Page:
The team then conducted an assessment of whether any individual ingredient or the sulphur-containing compound allicin (from garlic) could explain its effectiveness.
Garlic contains a compound called allicin, which is produced when its cloves are crushed or chopped, and can be toxic in high concentrations.
The chemical compound is described as providing a natural antimicrobial defence by inhibiting activity of a key bacterial enzyme called DNA gyrase, which is needed for efficient cell division.
However, garlic alone has no activity against biofilms, and therefore the anti-biofilm activity of Bald’s eyesalve cannot be attributed to a single ingredient and requires the combination of all ingredients to achieve full activity.
Wine, bile or onion alone were also much less effective than the full remedy.
Curiously, wine possessed very limited antimicrobial activity, and could not kill S. aureus in biofilms.
Despite this, its absence from the full remedy was shown to cause a large drop in activity against S. aureus biofilms.
The role of wine in the full recipe may be more to do with its physical properties, such as its ethanol content or low pH.
Ethanol is a well-known extraction solvent and may allow better diffusion through biofilms, while the lower pH may activate pH-dependent anti-bacterial compounds.
Further work is needed to explain the exact combination of natural products responsible for the anti-biofilm activity.
‘Most antibiotics that we use today are derived from natural compounds, but our work highlights the need to explore not only single compounds but mixtures of natural products for treating biofilm infections,’ said Dr Harrison.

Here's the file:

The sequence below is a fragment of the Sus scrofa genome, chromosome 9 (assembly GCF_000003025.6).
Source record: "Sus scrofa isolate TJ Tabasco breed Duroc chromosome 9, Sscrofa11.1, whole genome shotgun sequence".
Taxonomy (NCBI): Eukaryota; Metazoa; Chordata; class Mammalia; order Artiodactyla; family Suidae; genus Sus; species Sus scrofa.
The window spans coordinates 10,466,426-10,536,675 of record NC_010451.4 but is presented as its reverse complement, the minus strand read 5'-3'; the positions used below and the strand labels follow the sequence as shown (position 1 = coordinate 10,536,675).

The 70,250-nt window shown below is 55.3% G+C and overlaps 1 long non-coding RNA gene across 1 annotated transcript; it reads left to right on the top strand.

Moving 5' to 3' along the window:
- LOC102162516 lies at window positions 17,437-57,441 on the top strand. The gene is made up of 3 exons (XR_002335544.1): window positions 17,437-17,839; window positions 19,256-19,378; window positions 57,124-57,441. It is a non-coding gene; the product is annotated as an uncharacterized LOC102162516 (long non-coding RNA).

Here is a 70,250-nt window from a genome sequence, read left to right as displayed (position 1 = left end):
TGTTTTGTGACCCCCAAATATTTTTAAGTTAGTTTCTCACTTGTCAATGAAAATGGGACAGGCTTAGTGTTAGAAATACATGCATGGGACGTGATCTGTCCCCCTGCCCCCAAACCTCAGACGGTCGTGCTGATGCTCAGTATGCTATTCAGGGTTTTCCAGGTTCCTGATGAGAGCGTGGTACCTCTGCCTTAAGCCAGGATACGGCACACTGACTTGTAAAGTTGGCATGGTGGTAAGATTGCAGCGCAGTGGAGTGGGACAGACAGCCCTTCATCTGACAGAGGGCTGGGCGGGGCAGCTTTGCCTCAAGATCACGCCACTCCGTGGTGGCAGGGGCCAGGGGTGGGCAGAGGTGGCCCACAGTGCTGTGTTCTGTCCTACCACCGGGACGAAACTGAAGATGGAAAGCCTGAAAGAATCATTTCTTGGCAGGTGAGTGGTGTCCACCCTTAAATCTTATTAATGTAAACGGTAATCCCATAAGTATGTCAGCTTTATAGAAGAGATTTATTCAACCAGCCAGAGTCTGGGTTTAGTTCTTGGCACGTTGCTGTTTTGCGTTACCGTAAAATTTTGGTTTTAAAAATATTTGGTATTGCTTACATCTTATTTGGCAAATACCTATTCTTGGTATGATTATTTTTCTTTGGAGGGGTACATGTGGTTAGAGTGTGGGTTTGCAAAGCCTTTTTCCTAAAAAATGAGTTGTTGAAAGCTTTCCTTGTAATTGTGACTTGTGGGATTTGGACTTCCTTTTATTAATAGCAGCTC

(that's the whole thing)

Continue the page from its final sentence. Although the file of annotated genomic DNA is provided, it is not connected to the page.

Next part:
‘We think that future discovery of antibiotics from natural products could be enhanced by studying combinations of ingredients, rather than single plants or compounds.
‘In this first instance, we think this combination could suggest new treatments for infected wounds, such as diabetic foot and leg ulcers.’
When considering natural products as a potential source of anti-biofilm agents, there’s the possibility that any success they have could rely on creating ‘a cocktail of different products’, the researchers say.
In previous research, Professor Christina Lee, from the School of English at the University of Nottingham, had examined Bald’s Leechbook, an Old English leatherbound volume in the British Library, to see if any of the remedies really worked.
The Leechbook is widely thought of as one of the earliest known medical textbooks and contains Anglo-Saxon medical advice and recipes for medicines, salves and treatments.
‘Bald’s eyesalve underlines the significance of medical treatment throughout the ages,’ Professor Lee said.
‘It shows that people in Early Medieval England had at least some effective remedies.
‘The collaboration which has informed this project shows the importance of the arts in interdisciplinary research.’
The manuscript takes its name from læca, the Old English word for physician, according to the British Library.
This word later became associated with the leeches that were used for bloodletting in pre-modern medicine, and memorably parodied on the TV show Blackadder.
Bald is the name of a man mentioned on one of the manuscript pages: ‘Bald owns this book, which he ordered Cild to write … Nothing is as dear to me as this treasure.’
The new study has been published in the journal Scientific Reports.